Browsing named entities in a specific section of Cambridge History of American Literature: volume 2 (ed. Trent, William Peterfield, 1862-1939., Erskine, John, 1879-1951., Sherman, Stuart Pratt, 1881-1926., Van Doren, Carl, 1885-1950.).
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and in pre-homeopathic days his sugar-coated pills were extraordinarily popular.
Both of these men naively indicated that their purpose was not primarily fictional.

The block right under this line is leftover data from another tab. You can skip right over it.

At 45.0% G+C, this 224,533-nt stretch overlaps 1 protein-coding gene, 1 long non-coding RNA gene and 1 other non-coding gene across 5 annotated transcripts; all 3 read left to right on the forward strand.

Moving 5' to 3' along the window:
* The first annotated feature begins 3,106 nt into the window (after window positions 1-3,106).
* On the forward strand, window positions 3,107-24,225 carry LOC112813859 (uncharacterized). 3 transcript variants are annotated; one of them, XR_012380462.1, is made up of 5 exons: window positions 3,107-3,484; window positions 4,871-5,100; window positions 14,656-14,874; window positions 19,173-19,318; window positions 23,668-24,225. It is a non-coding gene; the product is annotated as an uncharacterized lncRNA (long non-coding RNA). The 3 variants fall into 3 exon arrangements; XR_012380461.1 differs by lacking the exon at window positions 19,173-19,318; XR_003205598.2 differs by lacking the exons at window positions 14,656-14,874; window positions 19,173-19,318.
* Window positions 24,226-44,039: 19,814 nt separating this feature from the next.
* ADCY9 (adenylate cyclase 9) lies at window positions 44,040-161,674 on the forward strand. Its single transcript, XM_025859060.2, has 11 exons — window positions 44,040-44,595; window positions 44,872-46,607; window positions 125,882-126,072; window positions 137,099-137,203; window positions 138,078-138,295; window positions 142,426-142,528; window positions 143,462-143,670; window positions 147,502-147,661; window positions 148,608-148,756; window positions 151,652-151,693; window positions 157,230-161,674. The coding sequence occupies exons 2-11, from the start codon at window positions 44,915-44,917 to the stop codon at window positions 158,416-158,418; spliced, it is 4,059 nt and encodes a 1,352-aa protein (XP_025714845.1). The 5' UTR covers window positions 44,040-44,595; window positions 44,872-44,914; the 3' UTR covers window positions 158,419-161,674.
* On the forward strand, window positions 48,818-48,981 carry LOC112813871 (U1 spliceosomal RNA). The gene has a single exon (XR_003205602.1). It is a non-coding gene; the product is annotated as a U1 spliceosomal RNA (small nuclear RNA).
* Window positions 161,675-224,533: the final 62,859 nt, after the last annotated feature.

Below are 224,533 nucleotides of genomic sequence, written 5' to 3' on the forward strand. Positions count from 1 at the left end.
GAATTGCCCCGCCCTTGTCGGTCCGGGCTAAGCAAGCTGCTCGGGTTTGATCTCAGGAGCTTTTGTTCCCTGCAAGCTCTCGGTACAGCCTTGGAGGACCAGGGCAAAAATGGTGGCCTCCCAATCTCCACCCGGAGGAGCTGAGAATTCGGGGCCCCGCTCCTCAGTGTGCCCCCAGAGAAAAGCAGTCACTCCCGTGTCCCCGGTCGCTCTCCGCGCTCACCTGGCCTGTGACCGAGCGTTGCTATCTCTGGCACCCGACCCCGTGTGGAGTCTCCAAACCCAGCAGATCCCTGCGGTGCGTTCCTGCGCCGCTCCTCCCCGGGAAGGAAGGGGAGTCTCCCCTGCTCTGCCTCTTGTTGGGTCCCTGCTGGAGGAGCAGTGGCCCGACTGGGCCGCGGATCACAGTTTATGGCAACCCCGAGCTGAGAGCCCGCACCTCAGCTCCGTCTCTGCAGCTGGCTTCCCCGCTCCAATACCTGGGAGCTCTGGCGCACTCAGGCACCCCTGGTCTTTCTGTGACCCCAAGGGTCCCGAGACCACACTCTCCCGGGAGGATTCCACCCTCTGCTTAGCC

About their work, Gulian Verplanck, editing The fairy Book, was as testy as Charles Lamb with Mrs. Barbauld and Mrs. Trimmer. Dismal trash all of them!
Something half-way between stupid story-books and bad school-books; being so ingeniously written as to be unfit for any useful purpose in the school and too dull for anom St. Nicholas, which is unique for its period in being entirely free from didacticism and from laboured inanity masquerading as simplicity; it still remains unexcelled in America as a joyous narrative of childhood.
Mrs. Hale's Mary had a little Lamb yet gambols in children's hearts—for as inexplicable a reason as much of the mechanical nonsense of Mother Goose.
The longevity of jingles has never been an indication of their merit, as witness the permanence of such ditties as Upidee and Good-b